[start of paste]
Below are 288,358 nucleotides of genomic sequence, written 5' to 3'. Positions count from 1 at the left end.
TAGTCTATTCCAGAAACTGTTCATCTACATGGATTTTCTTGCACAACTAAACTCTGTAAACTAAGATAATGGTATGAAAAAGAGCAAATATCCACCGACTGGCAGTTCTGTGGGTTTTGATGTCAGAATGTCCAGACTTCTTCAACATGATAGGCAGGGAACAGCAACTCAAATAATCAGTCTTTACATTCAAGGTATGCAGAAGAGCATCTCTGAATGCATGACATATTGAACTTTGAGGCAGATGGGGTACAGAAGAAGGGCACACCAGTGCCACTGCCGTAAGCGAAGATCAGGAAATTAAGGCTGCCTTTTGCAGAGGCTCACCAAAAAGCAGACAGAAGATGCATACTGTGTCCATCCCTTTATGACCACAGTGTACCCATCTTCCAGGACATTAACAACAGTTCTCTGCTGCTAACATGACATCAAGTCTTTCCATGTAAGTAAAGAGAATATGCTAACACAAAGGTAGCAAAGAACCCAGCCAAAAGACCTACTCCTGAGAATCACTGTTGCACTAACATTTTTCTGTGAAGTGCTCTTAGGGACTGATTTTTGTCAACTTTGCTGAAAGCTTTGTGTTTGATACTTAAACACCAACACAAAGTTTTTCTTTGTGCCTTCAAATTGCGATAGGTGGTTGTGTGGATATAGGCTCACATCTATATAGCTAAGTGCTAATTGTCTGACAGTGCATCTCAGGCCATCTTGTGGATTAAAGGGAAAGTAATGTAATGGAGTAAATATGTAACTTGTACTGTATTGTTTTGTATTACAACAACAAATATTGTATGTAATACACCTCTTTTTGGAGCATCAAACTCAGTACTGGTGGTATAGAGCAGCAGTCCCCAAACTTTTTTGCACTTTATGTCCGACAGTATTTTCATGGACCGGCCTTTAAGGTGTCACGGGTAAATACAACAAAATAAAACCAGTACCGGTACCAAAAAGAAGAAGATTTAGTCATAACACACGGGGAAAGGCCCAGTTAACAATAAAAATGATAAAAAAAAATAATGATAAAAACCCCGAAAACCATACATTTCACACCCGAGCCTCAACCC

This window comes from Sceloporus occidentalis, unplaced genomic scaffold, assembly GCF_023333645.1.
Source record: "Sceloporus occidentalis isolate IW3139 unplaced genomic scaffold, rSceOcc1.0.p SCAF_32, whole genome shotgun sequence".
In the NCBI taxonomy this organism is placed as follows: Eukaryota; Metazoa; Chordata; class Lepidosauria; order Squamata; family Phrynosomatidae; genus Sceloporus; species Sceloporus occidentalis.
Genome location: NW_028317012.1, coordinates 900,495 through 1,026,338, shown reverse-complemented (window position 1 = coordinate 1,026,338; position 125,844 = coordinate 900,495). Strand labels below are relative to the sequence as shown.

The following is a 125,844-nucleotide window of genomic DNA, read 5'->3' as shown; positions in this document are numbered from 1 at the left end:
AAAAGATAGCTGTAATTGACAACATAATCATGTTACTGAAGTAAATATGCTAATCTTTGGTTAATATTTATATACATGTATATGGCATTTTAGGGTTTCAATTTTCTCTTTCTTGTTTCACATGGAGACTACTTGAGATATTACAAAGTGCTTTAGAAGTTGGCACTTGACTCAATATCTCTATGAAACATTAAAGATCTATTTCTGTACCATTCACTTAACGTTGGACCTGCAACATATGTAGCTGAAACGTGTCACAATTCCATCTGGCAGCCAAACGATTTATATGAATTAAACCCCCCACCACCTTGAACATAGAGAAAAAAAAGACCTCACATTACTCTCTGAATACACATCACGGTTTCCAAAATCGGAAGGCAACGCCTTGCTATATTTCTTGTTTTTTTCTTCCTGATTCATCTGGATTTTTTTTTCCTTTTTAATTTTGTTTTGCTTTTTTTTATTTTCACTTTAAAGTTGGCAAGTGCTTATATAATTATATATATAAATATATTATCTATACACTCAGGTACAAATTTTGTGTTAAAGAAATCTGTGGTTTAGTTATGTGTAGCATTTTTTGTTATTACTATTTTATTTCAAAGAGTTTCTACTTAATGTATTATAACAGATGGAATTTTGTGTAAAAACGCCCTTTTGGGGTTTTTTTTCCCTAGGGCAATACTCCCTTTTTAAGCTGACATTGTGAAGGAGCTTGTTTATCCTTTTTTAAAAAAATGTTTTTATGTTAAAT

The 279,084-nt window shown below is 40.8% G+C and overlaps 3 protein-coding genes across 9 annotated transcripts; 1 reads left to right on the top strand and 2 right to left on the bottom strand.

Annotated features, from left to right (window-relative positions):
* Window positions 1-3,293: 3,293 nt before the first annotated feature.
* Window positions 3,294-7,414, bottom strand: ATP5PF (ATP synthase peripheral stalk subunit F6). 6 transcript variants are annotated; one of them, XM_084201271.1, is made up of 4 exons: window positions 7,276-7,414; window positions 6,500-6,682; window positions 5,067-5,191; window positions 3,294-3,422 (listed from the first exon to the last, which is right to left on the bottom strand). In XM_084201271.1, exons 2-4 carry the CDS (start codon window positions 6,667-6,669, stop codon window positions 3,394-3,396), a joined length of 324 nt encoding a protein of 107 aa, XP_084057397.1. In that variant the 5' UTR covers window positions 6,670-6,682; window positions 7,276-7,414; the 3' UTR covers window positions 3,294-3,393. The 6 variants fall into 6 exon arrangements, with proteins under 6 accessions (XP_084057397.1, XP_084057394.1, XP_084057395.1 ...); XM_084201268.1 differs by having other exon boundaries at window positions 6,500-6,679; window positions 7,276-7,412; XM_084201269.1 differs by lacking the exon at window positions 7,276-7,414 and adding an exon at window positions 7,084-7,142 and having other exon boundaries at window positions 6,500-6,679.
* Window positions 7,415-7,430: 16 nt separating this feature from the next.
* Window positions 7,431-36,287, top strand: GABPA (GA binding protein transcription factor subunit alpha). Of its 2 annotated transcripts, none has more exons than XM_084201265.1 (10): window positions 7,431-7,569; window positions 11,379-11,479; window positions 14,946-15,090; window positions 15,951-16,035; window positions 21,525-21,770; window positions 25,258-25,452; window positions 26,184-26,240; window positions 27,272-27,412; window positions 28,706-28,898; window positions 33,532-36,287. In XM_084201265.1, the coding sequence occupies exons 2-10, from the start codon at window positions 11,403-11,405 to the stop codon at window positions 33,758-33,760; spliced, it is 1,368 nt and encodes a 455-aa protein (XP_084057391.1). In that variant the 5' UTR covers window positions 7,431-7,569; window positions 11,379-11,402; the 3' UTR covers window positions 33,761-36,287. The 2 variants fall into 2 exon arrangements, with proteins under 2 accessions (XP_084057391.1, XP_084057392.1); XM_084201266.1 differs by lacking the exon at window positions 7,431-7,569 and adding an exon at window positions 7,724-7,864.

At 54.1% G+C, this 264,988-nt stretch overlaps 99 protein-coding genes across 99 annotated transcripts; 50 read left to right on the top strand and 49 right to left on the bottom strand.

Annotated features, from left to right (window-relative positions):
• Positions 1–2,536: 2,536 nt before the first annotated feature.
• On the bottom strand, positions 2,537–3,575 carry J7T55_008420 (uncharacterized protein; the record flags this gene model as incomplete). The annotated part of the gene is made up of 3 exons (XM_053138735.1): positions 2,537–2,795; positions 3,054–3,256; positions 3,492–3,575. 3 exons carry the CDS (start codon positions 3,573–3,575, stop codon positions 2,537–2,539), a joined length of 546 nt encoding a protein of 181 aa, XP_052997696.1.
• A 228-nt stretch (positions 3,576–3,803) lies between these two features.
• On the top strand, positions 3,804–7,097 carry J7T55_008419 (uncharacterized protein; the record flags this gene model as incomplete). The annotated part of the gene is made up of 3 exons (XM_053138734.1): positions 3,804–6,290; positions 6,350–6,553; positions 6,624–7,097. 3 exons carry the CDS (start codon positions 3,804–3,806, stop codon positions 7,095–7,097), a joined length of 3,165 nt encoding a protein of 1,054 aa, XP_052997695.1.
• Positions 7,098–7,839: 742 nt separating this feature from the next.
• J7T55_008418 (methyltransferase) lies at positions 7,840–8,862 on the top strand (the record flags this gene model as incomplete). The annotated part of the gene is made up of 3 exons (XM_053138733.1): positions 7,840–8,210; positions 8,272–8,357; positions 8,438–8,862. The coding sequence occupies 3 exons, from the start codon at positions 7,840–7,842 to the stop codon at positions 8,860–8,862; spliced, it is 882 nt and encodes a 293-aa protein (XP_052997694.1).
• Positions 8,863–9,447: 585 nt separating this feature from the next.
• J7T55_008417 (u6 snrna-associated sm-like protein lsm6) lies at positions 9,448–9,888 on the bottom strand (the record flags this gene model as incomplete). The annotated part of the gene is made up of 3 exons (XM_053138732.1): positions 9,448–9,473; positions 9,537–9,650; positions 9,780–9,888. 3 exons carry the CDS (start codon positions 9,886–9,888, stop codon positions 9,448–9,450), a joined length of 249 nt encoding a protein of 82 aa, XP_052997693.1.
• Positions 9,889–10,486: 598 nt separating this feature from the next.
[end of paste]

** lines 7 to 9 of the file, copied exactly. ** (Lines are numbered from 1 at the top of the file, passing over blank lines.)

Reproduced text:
The following is a 125,844-nucleotide window of genomic DNA, read 5'->3' as shown; positions in this document are numbered from 1 at the left end:
AAAAGATAGCTGTAATTGACAACATAATCATGTTACTGAAGTAAATATGCTAATCTTTGGTTAATATTTATATACATGTATATGGCATTTTAGGGTTTCAATTTTCTCTTTCTTGTTTCACATGGAGACTACTTGAGATATTACAAAGTGCTTTAGAAGTTGGCACTTGACTCAATATCTCTATGAAACATTAAAGATCTATTTCTGTACCATTCACTTAACGTTGGACCTGCAACATATGTAGCTGAAACGTGTCACAATTCCATCTGGCAGCCAAACGATTTATATGAATTAAACCCCCCACCACCTTGAACATAGAGAAAAAAAAGACCTCACATTACTCTCTGAATACACATCACGGTTTCCAAAATCGGAAGGCAACGCCTTGCTATATTTCTTGTTTTTTTCTTCCTGATTCATCTGGATTTTTTTTTCCTTTTTAATTTTGTTTTGCTTTTTTTTATTTTCACTTTAAAGTTGGCAAGTGCTTATATAATTATATATATAAATATATTATCTATACACTCAGGTACAAATTTTGTGTTAAAGAAATCTGTGGTTTAGTTATGTGTAGCATTTTTTGTTATTACTATTTTATTTCAAAGAGTTTCTACTTAATGTATTATAACAGATGGAATTTTGTGTAAAAACGCCCTTTTGGGGTTTTTTTTCCCTAGGGCAATACTCCCTTTTTAAGCTGACATTGTGAAGGAGCTTGTTTATCCTTTTTTAAAAAAATGTTTTTATGTTAAAT

The 279,084-nt window shown below is 40.8% G+C and overlaps 3 protein-coding genes across 9 annotated transcripts; 1 reads left to right on the top strand and 2 right to left on the bottom strand.